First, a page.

Even when inventing a fictional company, as I did in “Sample Business Plan for a Fictional Company” (Chapter 11), the Executive Summary must be written last. I did not know what I was going to say in the summary until the rest of the plan was written. Although I invented the company and the statistics for the sake of an example, my Industry, Markets, Distribution, and Financing sections are all real. I did not know which facts about all those elements would apply to my particular situation. Likewise, until I worked out the numbers and cash flows, I could not summarize the need for cash. The most difficult task for many entrepreneurs is resisting the impulse to write five quick pages and run it up the flagpole to see if anyone salutes. A business plan is not a script, and you cannot get away with handing in only a treatment. Your business plan must be well thought out, and you must present a complete package. Think of this as a rule. Other guidelines are suggestions that you would be wise to follow, but this is definitely a rule. Go through the process first. By the time you have carefully crafted your document and gone through all the steps outlined in this book, you will be able to proceed with as few hitches as possible.
This process has to be a cautious one, not a haphazard one. You want to be sure that your proposal makes business sense; you want to be able to meet any goals or verify any facts that you set forth. Passion does count. The film business is too hard, and it takes too long to tackle projects, if you do not have a passion for your story and filmmaking. However, business facts are the glue that holds everything together in a tidy package.
Investors are the second reason that you write the Executive Summary only after you have carefully devised your business plan. Before you approach any money source, you want to be sure that your project is reasonable and rational. Potential investors do not accumulate their money by chance, and they are not likely to give you money on impulse. If you appear rash and impulsive, your 15 minutes of fame will run out before you know it. Treat potential investors as intelligent people, even if you are approaching the stockbroker’s favorite group—widows and orphans. They’ll have a business advisor who will read the proposal.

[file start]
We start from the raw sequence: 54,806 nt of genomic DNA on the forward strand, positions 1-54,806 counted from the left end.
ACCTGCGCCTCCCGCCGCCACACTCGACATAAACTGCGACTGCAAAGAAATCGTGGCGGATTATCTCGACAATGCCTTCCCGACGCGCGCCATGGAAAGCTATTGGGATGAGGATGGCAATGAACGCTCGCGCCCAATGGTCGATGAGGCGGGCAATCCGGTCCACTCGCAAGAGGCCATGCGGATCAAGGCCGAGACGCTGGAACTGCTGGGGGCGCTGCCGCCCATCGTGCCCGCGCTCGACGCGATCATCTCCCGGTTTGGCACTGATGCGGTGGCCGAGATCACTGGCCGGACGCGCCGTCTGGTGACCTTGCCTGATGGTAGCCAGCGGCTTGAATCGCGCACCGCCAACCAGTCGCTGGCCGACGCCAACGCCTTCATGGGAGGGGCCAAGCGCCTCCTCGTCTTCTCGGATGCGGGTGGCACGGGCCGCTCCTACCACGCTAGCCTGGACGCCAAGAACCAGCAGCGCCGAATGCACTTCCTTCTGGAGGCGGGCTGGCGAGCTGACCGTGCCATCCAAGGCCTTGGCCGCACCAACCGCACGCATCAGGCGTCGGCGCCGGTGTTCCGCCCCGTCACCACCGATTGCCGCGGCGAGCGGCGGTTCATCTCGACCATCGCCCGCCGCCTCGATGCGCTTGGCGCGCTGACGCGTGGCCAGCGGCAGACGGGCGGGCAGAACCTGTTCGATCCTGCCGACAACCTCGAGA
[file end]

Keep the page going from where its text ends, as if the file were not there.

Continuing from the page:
Often an investor will ask to see the Executive Summary first whether you are making one film or forming a company. In order to present him or her with the summary, you have to write the entire plan first or there is nothing to summarize. Since a crucial part of the two or three pages is going to be a financial summary, how will you do that without running out all the data first? You would be making it up, which is not a good idea. The investor will be making initial assumptions based on those numbers. You don’t want to be in the position later of saying, “Gee, we were a little off. Our budget is $5 million rather than $2 million, and the net profit is $3 million rather than $15 million.” You will have lost an investor.
Besides, if the investor likes what he sees in the Executive Summary the next communication will be, “Let me see the rest of the plan.” That person means today—now. As I pointed out earlier, he or she assumes that there is a body of work supporting your summary; therefore, the summary and the complete proposal have to match. You do not want to have to tell potential investors that you will have the complete plan in a month. When equity investors ask for a business plan, you must have all the market explanations, facts, and figures to hand and in order.


The image experts say that you have 30 seconds to make an impression, whether it is at a job interview, in a negotiation, or at your local party place on a Friday night. Your business plan has a similar amount of time. First impressions count; they will make the reader either want to read further or toss the proposal aside.
Cicero said that brevity is the charm of eloquence; this thought is a good one to keep in mind. In a few paragraphs, you must summarize the entire business plan to show the goals driving the business, the films, the essential market and distribution factors, and the major elements for the success of the project. Each chapter in the outline has its own summary. I know that it is hard to understand this repetition; students and clients ask about it all the time. That is why I keep coming back to it.